The Time Machine
Reviewed by: Douglas Downs
1 hr. 36 min.
Starring: Guy Pearce, Mark Addy, Samantha Mumba, Jeremy Irons, Philip Bosco | Directed by: Simon Wells | Produced by: Walter F Parkes, David Valdes | Written by: John Logan, Simon Wells, H G Wells | Distributor: Warner Brothers, DreamWorks SKG
In 1733, Samuel Madden wrote a book entitled Memoirs of the Twentieth Century. It was the story of an angel that brought back a document from 1998. Madden’s story launched the science fiction trend of blending time travel with utopian literature. H.G. Wells captured this concept in 1895 in his science fiction classic The Time Machine. Wells was not the first one to contemplate the idea of time travel, but he was the first to advance the idea by using a machine. His ideas received even more attention in 1905. Albert Einstein, just seven years later, proposed his Special Theory of Relativity. He stated that “time is not separate from space, but bound up with it, and flows at different speeds depending on how fast you’re moving” (this is the premise used for the upcoming film “Clockstoppers”).
There now exists a strong attraction between physics and fiction. I know that I enjoy the theme of time travel and it was Wells’ book that hooked me as an avid Sci-Fi fan. This theme has found its way through comic story lines and on to the big screen.
V.T. Hamlin’s character Alley Oop in 1933 traveled through time thanks to Doc Wonmug’s time machine. In 1949, Kurt Godel, a mathematician, using Einstein’s equations realized that a spinning universe does allow for the possibility of time travel. There are some scientist that have devoted their lives to Quantum Physics and declare that time travel is no longer a matter of “if” but “when”.
It is fitting that Simon Wells, the great-grandson of H.G. Wells, is chosen to direct the remake of the 1960’s classic. This is Simon’s first live action feature. He is best known for his work in the area of animation. Mr. Wells directed “Balto” and co-directed “The Prince of Egypt,” “An American Tail: Fievel Goes West,” and “We’re Back!: A Dinosaur’s Story.” Gore Verbinski (“Mousehunt”) supplied the filming. John Logan (“Star Trek: Nemesis,” “Gladiator”) is the screenwriter. This team has joined together to bring a very compelling drama to the big screen.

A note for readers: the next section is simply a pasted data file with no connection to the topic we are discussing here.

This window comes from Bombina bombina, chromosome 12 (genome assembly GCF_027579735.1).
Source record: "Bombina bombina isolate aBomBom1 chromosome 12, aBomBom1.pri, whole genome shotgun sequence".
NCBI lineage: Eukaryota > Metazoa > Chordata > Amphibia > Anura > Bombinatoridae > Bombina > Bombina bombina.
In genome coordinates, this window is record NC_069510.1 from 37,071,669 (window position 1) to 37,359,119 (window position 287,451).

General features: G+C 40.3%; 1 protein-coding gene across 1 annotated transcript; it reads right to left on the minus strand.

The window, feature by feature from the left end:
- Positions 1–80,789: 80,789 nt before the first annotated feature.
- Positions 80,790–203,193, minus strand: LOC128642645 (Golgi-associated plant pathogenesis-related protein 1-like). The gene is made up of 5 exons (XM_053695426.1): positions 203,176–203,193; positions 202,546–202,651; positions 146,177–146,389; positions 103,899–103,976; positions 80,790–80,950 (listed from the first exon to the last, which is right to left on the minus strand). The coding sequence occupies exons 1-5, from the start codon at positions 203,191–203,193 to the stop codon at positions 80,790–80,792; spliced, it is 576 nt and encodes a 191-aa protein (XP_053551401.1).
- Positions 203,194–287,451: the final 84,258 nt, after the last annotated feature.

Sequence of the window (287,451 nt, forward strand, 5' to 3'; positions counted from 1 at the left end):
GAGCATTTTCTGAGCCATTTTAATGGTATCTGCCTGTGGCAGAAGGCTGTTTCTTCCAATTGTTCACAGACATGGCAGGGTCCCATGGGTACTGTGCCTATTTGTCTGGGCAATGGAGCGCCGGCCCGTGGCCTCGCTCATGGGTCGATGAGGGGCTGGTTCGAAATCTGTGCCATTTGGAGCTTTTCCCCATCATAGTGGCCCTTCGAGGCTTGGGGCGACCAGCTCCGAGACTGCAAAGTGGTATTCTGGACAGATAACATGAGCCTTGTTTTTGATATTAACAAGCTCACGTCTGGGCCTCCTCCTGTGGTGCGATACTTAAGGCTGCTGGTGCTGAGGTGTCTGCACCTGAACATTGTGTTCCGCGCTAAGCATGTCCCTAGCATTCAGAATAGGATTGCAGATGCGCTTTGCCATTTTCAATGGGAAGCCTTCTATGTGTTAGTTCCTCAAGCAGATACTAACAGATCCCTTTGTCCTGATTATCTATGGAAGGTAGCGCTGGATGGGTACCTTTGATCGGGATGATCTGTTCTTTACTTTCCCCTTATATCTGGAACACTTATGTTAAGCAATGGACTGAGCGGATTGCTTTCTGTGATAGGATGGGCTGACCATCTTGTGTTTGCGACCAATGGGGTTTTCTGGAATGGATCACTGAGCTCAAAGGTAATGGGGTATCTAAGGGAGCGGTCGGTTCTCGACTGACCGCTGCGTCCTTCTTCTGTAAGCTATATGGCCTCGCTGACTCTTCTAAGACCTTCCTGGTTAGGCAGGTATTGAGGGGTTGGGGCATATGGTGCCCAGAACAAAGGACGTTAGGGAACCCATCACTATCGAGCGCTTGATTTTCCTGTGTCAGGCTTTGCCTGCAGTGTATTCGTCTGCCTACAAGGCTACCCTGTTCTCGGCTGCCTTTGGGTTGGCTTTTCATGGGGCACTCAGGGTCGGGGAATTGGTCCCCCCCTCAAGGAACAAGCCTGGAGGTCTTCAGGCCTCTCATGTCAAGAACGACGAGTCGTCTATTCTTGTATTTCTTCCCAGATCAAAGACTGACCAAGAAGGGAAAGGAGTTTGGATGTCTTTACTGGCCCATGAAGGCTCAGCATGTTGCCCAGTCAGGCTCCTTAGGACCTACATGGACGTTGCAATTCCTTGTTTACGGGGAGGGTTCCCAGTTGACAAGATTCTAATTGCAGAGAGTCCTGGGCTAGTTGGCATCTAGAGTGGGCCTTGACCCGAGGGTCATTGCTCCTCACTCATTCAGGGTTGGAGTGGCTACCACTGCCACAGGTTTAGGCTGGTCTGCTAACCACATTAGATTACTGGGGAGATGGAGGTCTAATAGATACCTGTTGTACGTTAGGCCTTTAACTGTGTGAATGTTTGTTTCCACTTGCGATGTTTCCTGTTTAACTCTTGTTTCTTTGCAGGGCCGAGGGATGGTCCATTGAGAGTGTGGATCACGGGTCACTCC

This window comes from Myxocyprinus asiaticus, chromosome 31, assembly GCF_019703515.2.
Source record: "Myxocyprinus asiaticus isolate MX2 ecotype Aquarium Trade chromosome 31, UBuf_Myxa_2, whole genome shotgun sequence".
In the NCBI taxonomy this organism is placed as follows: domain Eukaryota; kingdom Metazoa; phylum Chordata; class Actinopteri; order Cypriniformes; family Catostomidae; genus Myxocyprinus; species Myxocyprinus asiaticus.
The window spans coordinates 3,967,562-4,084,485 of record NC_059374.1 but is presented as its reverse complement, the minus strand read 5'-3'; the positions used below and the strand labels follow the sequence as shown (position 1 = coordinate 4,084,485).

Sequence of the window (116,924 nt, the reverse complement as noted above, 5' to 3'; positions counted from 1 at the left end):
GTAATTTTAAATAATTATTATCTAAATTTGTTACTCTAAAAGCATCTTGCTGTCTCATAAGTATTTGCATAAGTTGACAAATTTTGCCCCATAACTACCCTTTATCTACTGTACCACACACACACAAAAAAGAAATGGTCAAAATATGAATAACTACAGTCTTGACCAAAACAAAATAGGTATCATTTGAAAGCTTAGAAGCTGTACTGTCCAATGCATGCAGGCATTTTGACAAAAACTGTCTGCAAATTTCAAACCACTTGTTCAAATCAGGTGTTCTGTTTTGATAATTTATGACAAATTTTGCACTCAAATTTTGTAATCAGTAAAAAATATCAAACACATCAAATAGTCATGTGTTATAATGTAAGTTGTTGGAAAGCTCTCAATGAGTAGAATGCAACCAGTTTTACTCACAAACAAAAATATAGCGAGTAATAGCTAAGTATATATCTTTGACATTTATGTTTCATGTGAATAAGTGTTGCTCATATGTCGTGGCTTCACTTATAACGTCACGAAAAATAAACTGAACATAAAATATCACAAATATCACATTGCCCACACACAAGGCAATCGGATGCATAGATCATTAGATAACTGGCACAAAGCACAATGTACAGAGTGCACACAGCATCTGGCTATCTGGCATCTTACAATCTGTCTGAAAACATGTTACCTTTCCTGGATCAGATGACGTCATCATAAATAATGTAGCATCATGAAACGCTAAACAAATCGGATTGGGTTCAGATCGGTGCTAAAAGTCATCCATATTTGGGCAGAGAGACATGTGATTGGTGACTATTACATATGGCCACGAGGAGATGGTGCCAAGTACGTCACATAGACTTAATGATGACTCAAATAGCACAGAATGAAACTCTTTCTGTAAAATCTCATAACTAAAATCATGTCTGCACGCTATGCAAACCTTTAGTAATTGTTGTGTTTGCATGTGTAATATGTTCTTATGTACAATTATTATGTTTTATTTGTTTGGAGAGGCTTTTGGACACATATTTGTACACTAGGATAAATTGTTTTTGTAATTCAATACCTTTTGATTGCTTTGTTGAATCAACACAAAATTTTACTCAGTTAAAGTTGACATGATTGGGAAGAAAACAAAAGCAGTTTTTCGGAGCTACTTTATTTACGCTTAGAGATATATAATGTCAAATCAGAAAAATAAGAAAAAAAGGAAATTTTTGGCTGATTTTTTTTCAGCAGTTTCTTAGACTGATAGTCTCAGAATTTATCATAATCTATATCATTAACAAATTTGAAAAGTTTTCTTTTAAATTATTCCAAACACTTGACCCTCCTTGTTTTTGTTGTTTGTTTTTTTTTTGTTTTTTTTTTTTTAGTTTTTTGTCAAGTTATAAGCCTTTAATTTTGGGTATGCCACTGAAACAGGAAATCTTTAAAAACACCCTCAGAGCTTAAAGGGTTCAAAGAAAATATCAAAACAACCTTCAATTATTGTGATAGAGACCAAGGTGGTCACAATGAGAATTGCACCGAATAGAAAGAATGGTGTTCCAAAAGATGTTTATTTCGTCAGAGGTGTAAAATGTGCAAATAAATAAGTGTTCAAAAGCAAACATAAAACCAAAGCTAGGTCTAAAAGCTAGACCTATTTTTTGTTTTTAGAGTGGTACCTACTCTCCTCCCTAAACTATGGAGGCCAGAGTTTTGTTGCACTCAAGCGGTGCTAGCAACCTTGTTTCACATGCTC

Wells has added his revisionist spin on H.G.’s Eloi and Morlocks. The evolutionary split of the sociological ideas of “hunters” and “gatherers” may be unsettling to many. These ideas converge at the end just as the plot is rising to its climax.
Most of the ride is extremely tame for a PG-13 film, but this rating should be strongly observed. It well earns its rating during the final lap of the movie. I will not spoil it for you, but parents with young children you have been WARNED!
Simon’s work reminded me a lot of a blend between “The Planet of the Apes” (2001) and the TV series “Earth2”. There are many similarities in the special effects. Our story has been moved from London to New York. Here a professor named Alexander Hartdegen (Guy Pearce) tries to travel into the past in order to correct a tragedy. On the eve of Alex’s engagement, his fiancé is accidentally shot. Professor Hartdegen spends the next five years perfecting his ideas of time travel. No matter how many times he goes back, the love of his life still dies. He then decides the answers are not in the past, but in the future. Alex leaves the comfort of 1899 New York and ventures into the unknown. In the middle of the 21st century, Alex encounters an event similar to the original 1966 nuclear war catastrophe in the 1960 version.
We now fast-forward 80,000 years into the Polynesian world of two very pronounced species. Alex is helped by an Eloi woman named Mara (Samatha Mumba). It is not long before the pasty death-masked characters of the Morlocks from underground confront our hero. Jeremy Irons does turn in an outstanding performance as the leader of the Morlocks. Most Sci-Fi fans will be pleased with the trip.
There is very little language and no sex in this film. There are several scenes of Mara in revealing clothing. The violence in the end is intense and at times disturbing. (Once again parents—you’ve been warned!) These scenes outside the context of the story will be offensive to most Christians. I do recommend this film with the above cautions.
Year of Release—2002
Decent movie with good special effects but the plot is kinda weak, much more could have been done with this movie. Violence is present in areas and I don’t recall much profanity, but there is not sex or nudity. …With how the two “species” of humans came about kind of eludes to evolution but how they come about is not explained at all. There is no intense violence and no blood or gore. though some of the special effects at the end when somebody dies could be a little disturbing to younger children. This is an OK movie. It is worth watching but not great. It is not too offensive as long as you can handle some violence. (only in two or three parts in the movie).